Sunday, July 15, 2007

Railroad Grade Road

It's become readily apparent that any day that begins with Coach Mike saying something like, "Bike, 5-6 hours, HR zone 1-2" is sure to hold many adventures. This weekend's long ride certainly lived up to the challenge. It can be added to the "Ooops, the road is gone" issue of my bike around Lake Winnebago and the "Hey, 90 degree right turns are hard to make at 45 mph" situation from WIBA 2007. Then again, all the challenges of last weekend resulted in my Vittoria tires being wrecked, and this ride was on brand new Continental Ultra Racers.

Any ride longer than a few hours takes some amount of planning. Since I am loathe to bike in circles, I spend a great deal of time plotting out 80-100 mile routes. This weekend, a section with youth from the tri club had to be added into the mix. After a lot of browsing through maps, I laid out an 85 mile route complete with a good number of slow rolling hills.

The ride started out at a very easy pace, as I was biking with one of the youth, and he was on a mountain bike. In addition, we were headed into a fairly stiff headwind. It took just under an hour to complete the first eight miles to get him to his house. And I knew that I would have to spend much of the next 30 miles heading into the same wind.

Once I was on my own, I kicked the pace up, and started the tough training. Some of the hills were more than I expected, and the wind kept the pace down in the 16 mph range. Of course, the adventures of the day were still to come.

That first fun situation happened around 20 miles into the ride. I started to make one of my turns and thought, "Yeah, new blacktop." Followed immediately by, "Why is that new blacktop so wavy?" I was already slowing as my wheels hit what appeared to be very fine black gravel. Apparently, in some places they are unable to afford actual blacktop, so they spread nice black gravel/sand on the road to make it LOOK new. It might look nice, but it's brutal for biking.

After getting through that, and dealing with one minor glitch in the route, I hit one of the larger cities on the ride. After riding by Jellystone Park (yes, THE Jellystone, complete with Yogi and BooBoo), I saw a sign indicating one of my turns was coming. Where I thought I should turn, I saw two important sings. One said the road was now the "Jellystone Recreational trail." The other said the road had no outlet. I figured the road I wanted must be somewhere up the road. Only it couldn't be, because of what I DID know of the course. I crossed a highway I shouldn't have crossed, yet, and went about a mile before turning around. Heading back, I saw a similar sign indicating Railroad Grade Road, and decided to take the "recreational trail."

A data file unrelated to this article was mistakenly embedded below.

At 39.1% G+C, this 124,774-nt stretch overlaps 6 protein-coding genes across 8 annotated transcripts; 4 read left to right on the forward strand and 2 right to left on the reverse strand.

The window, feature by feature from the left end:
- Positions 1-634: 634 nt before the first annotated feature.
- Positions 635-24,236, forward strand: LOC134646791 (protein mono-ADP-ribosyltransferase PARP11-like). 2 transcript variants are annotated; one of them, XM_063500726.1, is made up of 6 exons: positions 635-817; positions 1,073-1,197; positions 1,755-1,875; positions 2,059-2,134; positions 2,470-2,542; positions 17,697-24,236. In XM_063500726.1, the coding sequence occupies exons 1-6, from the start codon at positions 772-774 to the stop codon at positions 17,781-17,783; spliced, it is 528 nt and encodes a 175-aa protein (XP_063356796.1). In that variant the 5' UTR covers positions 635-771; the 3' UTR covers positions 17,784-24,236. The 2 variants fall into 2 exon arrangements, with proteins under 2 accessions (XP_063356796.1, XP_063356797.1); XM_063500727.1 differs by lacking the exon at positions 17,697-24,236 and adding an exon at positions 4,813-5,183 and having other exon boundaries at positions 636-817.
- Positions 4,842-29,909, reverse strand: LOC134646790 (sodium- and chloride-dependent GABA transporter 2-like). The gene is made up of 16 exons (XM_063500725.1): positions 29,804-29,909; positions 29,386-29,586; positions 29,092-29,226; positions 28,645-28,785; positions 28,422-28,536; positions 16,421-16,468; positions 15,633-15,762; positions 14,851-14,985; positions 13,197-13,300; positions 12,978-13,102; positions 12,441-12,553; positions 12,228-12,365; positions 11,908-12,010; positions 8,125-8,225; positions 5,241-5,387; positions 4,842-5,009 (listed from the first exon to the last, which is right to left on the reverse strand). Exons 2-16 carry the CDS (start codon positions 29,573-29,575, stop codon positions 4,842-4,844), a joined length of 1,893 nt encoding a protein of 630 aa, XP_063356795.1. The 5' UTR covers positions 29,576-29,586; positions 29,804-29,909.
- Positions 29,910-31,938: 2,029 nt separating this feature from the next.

What started out as a nice blacktop road soon turned to a gravel trail. However, I could see that about a half-mile up the road, it was blacktop, again. I walked the bike to the blacktop, only to find out it was just enough to turn around. Well, that and hold the reflector posts indicating the dead end.

I grabbed the phone and put in a call to my sister. "Help, operator, I need an exit!" Helpful as she was, my sister only found the same information I already knew. Googlemaps was missing some fairly important details about this route. Luckily, a guy at the cabin right at the dead end had a county plot map. Oddly, it also showed the road I was on as continuing through what was plainly NOT a road. He also indicated that I was actually the FIFTH biker that day on the same route.

After thanking my sister for her help, and determining that the road I needed was on the other side of a little used path along some high tension wires, I began the cyclocross portion of the ride. I grabbed the Pol-R Express and started the half-mile trip down the overgrown path. Luckily, there wasn't any actual swamp, though the last 20 feet had me nervous. I was also, apparently, the fifth biker to take this path.

The rest of the ride was comparatively mundane. It is notable that the first 45 miles of the ride took four hours. The next 44 miles took just under two hours. That's headwind, for you.

And now, since it has taken nearly two and a half hours to write this post, it's time to deal with the causes of delay. Ahhh, the life of pursuing Ironman while raising two toddlers...

5 comments:

Kewl Nitrox said...

:) Cyclocross!

I admire your discipline in following thru with your training plans even with the family commitments.

Molly said...

What an adventure! The good news is that you do not have to make up stories for bed time...you can just tell them about your training day!

Take Care!

tarheeltri said...

Google maps is interesting. They must update their satellite maps by grid. My neighborhood was updated this year, but the area where I work (a 3-year-old shopping center) is still not on the satellite. Many of the roads I biked on for IM Florida are labelled incorrectly.

tarheeltri said...

By the way, my neighborhood is older than 3 years, I just know it was updated because I can see my neighbors new car on it!

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